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HomeNewsSpending PG&E settlement draws ongoing discussion

Spending PG&E settlement draws ongoing discussion

The Plumas County Board of Supervisors continued to discuss how to spend the county’s $7.8 million Pacific Gas & Electric Co. settlement fund at their Nov. 7 session. 

In a half-hour conversation that hinted at differing opinions, Chairman Greg Hagwood made it clear this was the beginning of a larger discussion that should result in a list of priorities for addressing the damages caused by the 2021 Dixie fire. 

The $7.8 million PG&E settlement is more than half of the $15 million Plumas County has so far received in funding to address losses incurred in the fire, which destroyed Greenville and three other communities in the state’s largest single wildfire. 

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The question before the Board is “how do we want to look at these funds,” said Debra Lucero, county administrative officer. She had previously proposed a five-week timeline, with the overview presentation Oct. 17, and the Nov. 7 discussion as the next step, before adopting a final resolution on Nov. 21. Lucero said a decision should be made before starting budget discussions in January for the next fiscal year, which starts in July.

But Hagwood strongly encouraged “refraining from hasty, major decisions.” He urged including communities and stakeholders in the conversation: “This amount of money warrants some very careful and thoughtful deliberations… Nothing’s going to turn into a pumpkin at midnight.” 

The language of settlement with PG&E, announced in a Jan. 17 press release, was specifically for a public agency to reimburse infrastructure costs, labor costs, “anything that was considered a loss,” Lucero said. Three county-owned buildings were among those completely obliterated Aug. 4, when the Dixie fire razed all of downtown Greenville. 

“A million dollars of cost came out right off the top of our budget out of our general fund.”

Debra Lucero, Plumas County Administrative Officer

Lucero said the funds were meant to mitigate the county’s losses, which include a $500,000 grader and $5 million in damages to county roads. On top of material losses, employees devoted time to disaster relief, specialists were brought in to address insurance payments, and many county departments suffered “holes in their budgets” due to the fire, Lucero said. 

“A million dollars of cost came out right off the top of our budget out of our general fund,” she said. At the Board’s Oct. 17 discussion discussion, she recommended that the majority of the settlement be used to compensate the county for its expenses, with $1 million reserved for rebuilding and supporting citizen-led projects.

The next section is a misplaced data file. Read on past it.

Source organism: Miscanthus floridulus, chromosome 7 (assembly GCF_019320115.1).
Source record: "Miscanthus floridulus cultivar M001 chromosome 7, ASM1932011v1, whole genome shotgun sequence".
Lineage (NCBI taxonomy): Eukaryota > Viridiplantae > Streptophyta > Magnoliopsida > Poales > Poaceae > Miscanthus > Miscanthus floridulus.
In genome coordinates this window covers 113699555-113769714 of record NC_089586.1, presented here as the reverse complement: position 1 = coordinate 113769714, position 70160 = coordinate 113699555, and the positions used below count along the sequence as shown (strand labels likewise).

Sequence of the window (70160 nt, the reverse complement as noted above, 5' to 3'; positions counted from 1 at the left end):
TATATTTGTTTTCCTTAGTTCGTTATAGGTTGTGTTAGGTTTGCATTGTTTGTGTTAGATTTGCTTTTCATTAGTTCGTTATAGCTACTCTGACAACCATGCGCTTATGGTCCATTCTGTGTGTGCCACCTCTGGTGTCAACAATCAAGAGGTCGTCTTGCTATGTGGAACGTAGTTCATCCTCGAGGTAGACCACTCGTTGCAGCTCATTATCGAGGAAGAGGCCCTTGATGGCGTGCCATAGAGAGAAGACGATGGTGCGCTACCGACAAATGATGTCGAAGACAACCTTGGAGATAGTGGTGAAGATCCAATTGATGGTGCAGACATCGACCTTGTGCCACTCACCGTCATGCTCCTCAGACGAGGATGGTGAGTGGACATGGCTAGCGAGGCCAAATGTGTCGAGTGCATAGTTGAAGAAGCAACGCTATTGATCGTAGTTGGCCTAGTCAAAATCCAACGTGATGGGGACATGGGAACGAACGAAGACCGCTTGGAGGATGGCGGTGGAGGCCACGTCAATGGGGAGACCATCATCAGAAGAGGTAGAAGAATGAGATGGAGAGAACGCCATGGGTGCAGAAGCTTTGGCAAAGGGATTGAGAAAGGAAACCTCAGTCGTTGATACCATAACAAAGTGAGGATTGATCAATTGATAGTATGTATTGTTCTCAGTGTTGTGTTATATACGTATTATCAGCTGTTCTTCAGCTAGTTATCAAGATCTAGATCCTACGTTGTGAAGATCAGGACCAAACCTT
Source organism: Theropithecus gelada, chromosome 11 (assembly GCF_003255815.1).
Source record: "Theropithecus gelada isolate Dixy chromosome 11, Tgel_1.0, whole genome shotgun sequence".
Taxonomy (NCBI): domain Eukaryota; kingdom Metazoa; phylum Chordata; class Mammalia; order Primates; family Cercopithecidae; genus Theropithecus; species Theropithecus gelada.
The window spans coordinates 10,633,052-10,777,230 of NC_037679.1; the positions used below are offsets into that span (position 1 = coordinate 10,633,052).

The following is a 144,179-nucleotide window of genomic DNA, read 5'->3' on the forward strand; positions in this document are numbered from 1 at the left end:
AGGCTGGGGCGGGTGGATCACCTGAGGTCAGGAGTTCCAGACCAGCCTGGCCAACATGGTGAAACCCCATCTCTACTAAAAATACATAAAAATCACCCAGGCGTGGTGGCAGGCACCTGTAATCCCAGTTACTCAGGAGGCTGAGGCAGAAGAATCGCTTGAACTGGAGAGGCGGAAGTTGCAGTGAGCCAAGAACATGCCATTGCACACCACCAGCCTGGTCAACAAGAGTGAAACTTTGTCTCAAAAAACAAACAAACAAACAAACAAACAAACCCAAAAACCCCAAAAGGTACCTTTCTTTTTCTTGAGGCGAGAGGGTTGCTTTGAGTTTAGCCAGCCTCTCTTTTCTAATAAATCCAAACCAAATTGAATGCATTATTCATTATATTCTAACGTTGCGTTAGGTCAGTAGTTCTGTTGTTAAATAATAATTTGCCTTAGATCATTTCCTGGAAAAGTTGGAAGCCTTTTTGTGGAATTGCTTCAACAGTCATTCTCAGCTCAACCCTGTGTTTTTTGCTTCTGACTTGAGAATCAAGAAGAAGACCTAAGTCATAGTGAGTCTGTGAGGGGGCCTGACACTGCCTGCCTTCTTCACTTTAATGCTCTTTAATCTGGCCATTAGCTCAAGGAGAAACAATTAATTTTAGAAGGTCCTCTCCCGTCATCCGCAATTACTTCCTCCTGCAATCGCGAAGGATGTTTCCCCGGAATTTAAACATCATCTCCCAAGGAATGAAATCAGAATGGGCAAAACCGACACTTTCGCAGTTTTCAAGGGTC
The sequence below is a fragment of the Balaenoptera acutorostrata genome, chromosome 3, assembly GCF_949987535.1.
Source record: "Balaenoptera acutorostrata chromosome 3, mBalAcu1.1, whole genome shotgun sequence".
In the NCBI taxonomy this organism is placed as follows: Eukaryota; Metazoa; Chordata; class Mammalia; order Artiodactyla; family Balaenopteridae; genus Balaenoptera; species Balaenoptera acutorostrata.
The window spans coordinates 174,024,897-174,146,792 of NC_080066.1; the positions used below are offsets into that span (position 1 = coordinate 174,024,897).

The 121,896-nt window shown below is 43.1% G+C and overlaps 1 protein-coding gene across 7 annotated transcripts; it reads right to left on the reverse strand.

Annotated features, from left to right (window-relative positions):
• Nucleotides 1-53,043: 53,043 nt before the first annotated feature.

Hagwood agreed that the intent and purpose of the PG&E settlement is specific to the county’s interests and losses. 

But District 5 Supervisor Jeff Engel said the PG&E settlement money should go explicitly to the fire-impacted areas of Greenville, Indian Falls and Canyon Dam. Major input in specific usage should also come from those communities, he said. 

“And we’ll listen to them and go from there… What benefits the residents of the fire-impacted area and county-owned properties is what I want to see,” said Engel. 

He referenced his Sept. 29 proposal for a resolution to designate funding to the burn scar but it was not discussed Nov. 7. 

“What benefits the residents of the fire-impacted area and county-owned properties is what I want to see.”

Jeff Engel, Plumas County Supervisor

Lucero’s spending proposal includes setting aside $2 million as a match for grants and $2 million as investment funds. That drew a question from Kest Porter, retired educator and former member of the Dixie Fire Collaborative Steering Committee. Any money invested would, at some point, be used. 

“What would it be used for? Is it still being used for the burn scar?” Porter asked. 

That would be up to the Board, Lucero said. The county has very few ways of making money; investing it is one of them, she said. 

Interim County Counsel Sara James turned the discussion to the way the PG&E settlement was handled by the Board. Rather than an announcement recorded in the minutes of the Jan. 17, 2023 Board meeting, the supervisors announced the settlement in a press release published Jan. 18 in Plumas News

This was entirely legal and in accordance with the Brown Act, California’s open meeting law, James said. “Because of the complicated nature of how the closed session items go, it is not a reportable action directly from a closed session,” she said. 

Her explanation was designed to address uncertainty about when the Plumas County supervisors accepted the $7.8 million settlement from PG&E. The acceptance decision does not appear on either the supervisors’ agendas or their minutes for 2023. The Jan. 17 press release announced a collective $24 million settlement to 10 public entities in Lassen and Plumas counties, but it did not mention the amount of Plumas County’s share. 

James said any litigation must be handled in closed session. “If this is settled through mediation, if it is settled through a settlement, then that information is not going to be made public because there are factors that go into these decisions that are not beneficial,” she said. 

James’s explanation of the process requiring closed-doors negotiations did not clarify the issue, said Deb Hopkins, a Quincy resident who frequently attends Board meetings. “If you reiterate that in a way that expresses that this is typical— that this is how these things are done—I think would be very reassuring,” she said. 

Hagwood said, “I believe that staff is acutely aware and is working on addressing it.”

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